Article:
SCRANTON, Pa. -- A Scranton toymaker decided earlier this year to expand his line of plastic toy soldiers to include one female figurine -- a risk he thought was worth taking. A wildly successful fundraising campaign proved that toy lovers have been wanting plastic army women for a long time.
BMC Toys in Scranton is one of the largest U.S. makers of those classic little green army men.
Owner Jeff Imel says a request from a female Navy officer and a little girl pushed him to do something that sounded great but didn't make much business sense at the time: create little green army women.
It turns out, it's something toy lovers have been wanting for a long time.
"Just this morning, I got an email from a woman who is 67 years old. She said she wanted a set of women soldiers when she was little, and this is just a six-decade-late Christmas wish fulfillment for her. And I got a lot of messages like that," Imel said.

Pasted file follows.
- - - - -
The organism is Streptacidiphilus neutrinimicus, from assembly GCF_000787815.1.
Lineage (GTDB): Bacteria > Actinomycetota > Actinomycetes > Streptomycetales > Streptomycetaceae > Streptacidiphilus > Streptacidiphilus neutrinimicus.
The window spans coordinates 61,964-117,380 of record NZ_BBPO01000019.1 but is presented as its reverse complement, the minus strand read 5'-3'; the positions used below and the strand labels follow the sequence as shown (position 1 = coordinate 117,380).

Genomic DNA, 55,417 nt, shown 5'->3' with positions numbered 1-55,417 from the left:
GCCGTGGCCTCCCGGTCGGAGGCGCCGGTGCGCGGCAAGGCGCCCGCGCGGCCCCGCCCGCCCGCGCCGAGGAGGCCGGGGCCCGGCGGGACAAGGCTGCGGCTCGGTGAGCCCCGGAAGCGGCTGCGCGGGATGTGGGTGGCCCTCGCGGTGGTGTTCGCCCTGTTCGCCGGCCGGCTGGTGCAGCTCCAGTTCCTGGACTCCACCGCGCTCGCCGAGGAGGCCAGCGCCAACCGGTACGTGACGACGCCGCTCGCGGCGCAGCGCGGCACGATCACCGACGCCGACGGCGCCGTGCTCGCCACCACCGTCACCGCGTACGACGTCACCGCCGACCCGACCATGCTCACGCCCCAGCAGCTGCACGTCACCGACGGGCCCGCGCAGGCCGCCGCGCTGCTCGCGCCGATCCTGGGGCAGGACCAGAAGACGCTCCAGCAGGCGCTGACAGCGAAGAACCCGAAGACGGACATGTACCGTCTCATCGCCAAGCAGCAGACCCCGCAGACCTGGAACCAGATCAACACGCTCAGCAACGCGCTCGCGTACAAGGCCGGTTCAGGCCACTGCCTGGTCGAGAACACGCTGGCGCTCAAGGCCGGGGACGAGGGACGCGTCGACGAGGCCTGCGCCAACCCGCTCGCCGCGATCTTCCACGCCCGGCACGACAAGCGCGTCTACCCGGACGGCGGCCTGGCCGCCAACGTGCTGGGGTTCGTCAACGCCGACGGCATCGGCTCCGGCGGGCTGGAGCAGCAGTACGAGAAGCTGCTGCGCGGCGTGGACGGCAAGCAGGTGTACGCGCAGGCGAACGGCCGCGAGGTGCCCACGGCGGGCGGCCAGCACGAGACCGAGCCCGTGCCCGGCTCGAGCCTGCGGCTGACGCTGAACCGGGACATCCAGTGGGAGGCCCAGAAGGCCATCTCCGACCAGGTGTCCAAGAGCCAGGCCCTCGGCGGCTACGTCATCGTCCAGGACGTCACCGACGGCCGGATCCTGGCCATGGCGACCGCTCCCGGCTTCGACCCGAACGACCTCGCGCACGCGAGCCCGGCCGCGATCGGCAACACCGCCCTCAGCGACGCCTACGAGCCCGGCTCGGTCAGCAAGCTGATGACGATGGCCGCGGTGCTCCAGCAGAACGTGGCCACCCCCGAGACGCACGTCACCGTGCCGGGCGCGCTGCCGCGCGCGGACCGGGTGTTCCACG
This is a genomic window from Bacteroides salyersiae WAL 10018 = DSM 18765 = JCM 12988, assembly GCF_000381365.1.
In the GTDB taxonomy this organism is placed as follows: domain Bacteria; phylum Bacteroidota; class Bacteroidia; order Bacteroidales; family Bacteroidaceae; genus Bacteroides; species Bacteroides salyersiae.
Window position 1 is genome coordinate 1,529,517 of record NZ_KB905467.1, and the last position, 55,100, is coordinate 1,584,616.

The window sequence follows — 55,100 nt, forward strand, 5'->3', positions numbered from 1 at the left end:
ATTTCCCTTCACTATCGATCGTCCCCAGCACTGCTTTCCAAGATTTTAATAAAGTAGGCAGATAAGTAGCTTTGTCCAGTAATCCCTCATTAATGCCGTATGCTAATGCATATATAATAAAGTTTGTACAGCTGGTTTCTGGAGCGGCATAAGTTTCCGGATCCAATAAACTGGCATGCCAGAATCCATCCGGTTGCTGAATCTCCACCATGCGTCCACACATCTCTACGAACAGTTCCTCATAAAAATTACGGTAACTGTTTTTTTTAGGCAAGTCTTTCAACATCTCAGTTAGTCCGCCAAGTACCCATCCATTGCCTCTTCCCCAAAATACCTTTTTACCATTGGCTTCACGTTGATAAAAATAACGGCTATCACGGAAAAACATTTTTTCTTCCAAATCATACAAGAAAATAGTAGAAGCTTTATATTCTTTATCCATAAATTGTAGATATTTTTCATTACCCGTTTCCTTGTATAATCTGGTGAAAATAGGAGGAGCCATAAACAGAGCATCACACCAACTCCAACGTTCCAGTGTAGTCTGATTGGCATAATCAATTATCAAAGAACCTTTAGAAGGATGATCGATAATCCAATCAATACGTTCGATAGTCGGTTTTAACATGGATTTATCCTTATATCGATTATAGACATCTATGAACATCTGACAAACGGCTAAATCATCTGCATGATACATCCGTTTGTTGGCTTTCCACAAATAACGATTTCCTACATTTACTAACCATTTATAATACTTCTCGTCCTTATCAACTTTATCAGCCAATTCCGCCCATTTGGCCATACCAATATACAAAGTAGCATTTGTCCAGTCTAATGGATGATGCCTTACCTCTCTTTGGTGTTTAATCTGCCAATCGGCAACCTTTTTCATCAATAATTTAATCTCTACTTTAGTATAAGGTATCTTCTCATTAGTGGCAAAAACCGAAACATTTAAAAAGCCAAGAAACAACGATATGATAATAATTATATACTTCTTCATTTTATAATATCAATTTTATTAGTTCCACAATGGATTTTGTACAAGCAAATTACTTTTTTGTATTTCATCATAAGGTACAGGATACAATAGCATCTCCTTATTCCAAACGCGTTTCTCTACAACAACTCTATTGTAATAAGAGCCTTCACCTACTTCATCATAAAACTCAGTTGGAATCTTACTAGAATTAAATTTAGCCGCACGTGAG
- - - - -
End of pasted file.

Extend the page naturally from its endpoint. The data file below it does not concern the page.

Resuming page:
He started with just one figurine and then launched a Kickstarter crowd-funding campaign hoping to expand the line. The campaign more than quadrupled its goal, and now Imel plans to make 12 figurines showing women in combat.
Imel says his typical consumers are collectors who take the historical accuracy of the toy soldiers seriously. He says even those collectors have been supportive of the plastic army women project.
"I was worried about criticism from all sides, and it was way less than I ever expected. What that tells me is that most people are just good people," Imel added.
This has been a banner year for BMC Toys, and with the full line of plastic army women expected to be available for Christmas of 2020, the future also looks bright.
"It was very humbling, very exciting, very surreal, and at the end of the day, it's definitely going to be a time in my life to remember," Imel said.